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Bill Phillips

Bill Phillips President

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CRM Decisions and Disasters - Part 3

Now that we’ve covered the problems with CRMs, possible solutions, what to look for in a new one and how to prepare your team, this part will cover getting ready for your launch and making sure it’s properly structured. Let’s get started!

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A properly structured launch will make, or break the outcome of how effective the tool is used, along with how much damage in dollar loss is incurred during the change. I will continue to trumpet the fact that no loss of down time or money is needed if it’s done right. Money invested in doing this correctly will result in quicker acceptance and use by the staff.

 

The following is my general over outlined launch agenda:

 

  • Maintain current CRM for minimum of 90 days if possible.

 

  • Data import of only critical working data on active client records (90 days max) (manual updating).

 

  • Prelaunch meeting with CRM Company for needs assessment and launch agenda formatting.

 

  • Process diagramming and flowchart development of process. Specific to this tool.

 

  • Report needs assessment and exclusion of all unneeded reports.

 

  • Launch with CRM trainers focused on store directed agenda of Data entry proficiency. (1wk in-store).

 

  • 90 day Minimum focus on proper client data entry into the new CRM (phone, E-com, walk-in) ONLY.

 

  • Accountability schedule established for assessment of data entry activity and report accuracy.

 

  • Pre-scrubbed data import of remaining client database from old CRM.

 

  • Addition of any add-on tools (one at a time) that is of interest to the dealer including; Desking, equity mining, service scheduling, appraisal tools, texting, mobile apps, etc. All should follow a similar format of time training and accountability ingestion to the staff.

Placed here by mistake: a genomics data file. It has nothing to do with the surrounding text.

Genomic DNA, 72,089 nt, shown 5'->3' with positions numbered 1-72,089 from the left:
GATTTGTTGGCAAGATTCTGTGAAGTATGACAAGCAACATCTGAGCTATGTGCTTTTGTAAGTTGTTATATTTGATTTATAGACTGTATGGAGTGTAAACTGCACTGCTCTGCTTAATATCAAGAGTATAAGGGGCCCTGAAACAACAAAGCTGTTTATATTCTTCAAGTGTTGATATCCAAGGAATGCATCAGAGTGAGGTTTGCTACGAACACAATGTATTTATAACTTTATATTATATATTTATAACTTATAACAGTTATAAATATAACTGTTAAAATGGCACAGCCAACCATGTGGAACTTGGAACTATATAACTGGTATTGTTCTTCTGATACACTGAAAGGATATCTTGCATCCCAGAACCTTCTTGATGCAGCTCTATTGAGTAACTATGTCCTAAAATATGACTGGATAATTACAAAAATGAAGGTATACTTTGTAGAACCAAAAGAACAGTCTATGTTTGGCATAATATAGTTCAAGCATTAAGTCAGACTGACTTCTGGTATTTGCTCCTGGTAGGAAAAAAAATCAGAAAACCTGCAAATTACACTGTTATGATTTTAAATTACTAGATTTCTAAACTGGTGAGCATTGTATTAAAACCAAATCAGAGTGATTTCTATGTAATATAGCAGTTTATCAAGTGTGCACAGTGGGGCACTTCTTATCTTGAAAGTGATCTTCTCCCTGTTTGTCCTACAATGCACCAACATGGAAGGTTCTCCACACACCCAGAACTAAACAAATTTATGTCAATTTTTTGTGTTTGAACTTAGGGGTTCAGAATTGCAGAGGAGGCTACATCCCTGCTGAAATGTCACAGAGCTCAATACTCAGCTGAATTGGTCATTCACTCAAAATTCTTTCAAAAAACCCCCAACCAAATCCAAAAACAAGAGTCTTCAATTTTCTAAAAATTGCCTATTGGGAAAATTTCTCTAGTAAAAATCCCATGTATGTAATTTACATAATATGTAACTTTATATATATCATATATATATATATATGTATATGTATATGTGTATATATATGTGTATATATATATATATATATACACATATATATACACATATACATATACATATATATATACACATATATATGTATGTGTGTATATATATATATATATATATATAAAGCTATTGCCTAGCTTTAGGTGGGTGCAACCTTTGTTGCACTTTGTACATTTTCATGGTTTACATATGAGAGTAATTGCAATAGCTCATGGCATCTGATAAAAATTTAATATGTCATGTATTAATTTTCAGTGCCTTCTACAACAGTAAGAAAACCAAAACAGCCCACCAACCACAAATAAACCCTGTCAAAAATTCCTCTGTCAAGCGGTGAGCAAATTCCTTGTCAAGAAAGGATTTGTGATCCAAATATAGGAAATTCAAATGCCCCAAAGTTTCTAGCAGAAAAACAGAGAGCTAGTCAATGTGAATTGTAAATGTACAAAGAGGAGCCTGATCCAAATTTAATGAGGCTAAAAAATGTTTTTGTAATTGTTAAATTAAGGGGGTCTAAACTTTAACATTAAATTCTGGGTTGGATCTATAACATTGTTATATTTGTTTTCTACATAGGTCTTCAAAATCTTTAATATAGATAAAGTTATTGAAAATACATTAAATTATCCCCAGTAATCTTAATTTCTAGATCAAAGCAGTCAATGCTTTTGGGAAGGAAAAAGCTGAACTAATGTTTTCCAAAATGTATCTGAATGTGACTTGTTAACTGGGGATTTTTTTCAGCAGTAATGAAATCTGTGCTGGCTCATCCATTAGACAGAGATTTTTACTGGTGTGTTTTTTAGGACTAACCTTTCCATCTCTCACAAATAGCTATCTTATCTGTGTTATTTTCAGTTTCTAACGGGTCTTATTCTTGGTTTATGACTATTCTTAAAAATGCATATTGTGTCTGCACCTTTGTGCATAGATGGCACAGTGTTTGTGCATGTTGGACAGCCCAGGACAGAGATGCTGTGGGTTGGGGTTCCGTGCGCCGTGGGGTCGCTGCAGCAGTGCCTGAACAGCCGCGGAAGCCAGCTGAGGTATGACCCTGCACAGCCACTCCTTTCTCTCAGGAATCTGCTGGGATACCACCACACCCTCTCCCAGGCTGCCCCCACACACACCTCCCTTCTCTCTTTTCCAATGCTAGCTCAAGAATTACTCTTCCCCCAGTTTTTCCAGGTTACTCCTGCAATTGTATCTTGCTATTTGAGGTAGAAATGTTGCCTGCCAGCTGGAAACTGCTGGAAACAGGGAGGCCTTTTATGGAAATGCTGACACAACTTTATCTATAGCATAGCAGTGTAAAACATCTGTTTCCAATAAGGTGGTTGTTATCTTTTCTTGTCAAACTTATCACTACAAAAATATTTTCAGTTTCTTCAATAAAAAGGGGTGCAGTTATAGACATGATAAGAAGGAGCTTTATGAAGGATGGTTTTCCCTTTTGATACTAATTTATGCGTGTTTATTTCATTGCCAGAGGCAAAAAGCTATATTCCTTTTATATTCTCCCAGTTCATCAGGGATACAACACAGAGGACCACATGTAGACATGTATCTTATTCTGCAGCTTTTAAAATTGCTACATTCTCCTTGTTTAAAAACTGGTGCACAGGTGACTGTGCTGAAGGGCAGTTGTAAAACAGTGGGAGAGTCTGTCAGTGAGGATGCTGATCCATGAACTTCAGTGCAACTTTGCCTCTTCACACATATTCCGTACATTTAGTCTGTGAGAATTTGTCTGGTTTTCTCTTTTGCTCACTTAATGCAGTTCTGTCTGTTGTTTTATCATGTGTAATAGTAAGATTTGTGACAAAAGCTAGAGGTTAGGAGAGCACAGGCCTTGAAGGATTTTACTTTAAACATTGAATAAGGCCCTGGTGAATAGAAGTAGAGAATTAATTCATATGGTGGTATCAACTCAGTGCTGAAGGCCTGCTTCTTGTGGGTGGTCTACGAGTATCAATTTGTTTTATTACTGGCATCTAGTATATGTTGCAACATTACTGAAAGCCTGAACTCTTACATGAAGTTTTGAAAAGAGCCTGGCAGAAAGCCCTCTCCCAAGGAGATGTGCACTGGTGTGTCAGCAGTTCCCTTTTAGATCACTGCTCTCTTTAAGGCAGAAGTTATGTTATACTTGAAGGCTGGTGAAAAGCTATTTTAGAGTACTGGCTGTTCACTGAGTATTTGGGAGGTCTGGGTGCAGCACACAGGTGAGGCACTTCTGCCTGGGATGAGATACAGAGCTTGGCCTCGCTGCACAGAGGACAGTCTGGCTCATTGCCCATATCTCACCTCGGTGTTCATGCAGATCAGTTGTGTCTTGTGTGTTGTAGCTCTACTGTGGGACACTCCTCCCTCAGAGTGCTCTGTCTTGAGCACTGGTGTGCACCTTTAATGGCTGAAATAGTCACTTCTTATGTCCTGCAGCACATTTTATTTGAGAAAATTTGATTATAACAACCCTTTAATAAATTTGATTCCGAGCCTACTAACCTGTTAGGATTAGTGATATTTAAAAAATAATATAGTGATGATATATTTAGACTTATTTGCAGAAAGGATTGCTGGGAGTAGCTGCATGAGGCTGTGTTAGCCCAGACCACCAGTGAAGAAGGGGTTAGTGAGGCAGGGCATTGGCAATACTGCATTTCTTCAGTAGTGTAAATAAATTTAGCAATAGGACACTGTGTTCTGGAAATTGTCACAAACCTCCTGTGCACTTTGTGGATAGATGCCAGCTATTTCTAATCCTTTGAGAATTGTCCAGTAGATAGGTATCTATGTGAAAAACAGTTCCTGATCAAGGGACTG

As you can clearly see, this process could and will most likely take up to a year to properly install. Yet, CRM vendors will tell you differently. Their information is not reality. However, to be fair to them, ask yourself this question: How many of you would sign up for any CRM if you knew this about their tool? The CRM vendor cannot afford to train you in this way and remain profitable. Subcontract it, hire an internal champion, pay the CRM company, but follow this slow path and you will ensure success, along with a happy staff and vendor when you arrive. Best of all, you are likely to lose very little in sales. In the long run, it is likely you’ll come away with a better understanding of the tool than those that sold it to you.

 

For any of you who think this sounds like you’re just asking for brain damage. Well, you’re right! But, kidding yourself about it not being this will only cause more of it. The worst person you can lie to about it is yourself!

Troy Campbell
Bill, how do you make sure that your current dealers using your CRM are not marketing to their customer when they no longer have the vehicle they sold them? Ie. the marketing piece your dealers send out to that previous customer, no longer has that vehicle as they have traded it in to a competitor?
William Phillips
My thoughts on this Troy Thought you might want to know, I dont have a CRM. Im CRM agnostic. Use them all. The outbound data base marketing should be a bit generic. The car they bought could be mentioned but not the focus. We should be looking for our marketing trend and pieces we send to be about the cycle of purchases the consumer engages in, not the old school trickery of we want to buy your car. Know this is bit vague. Does it help?

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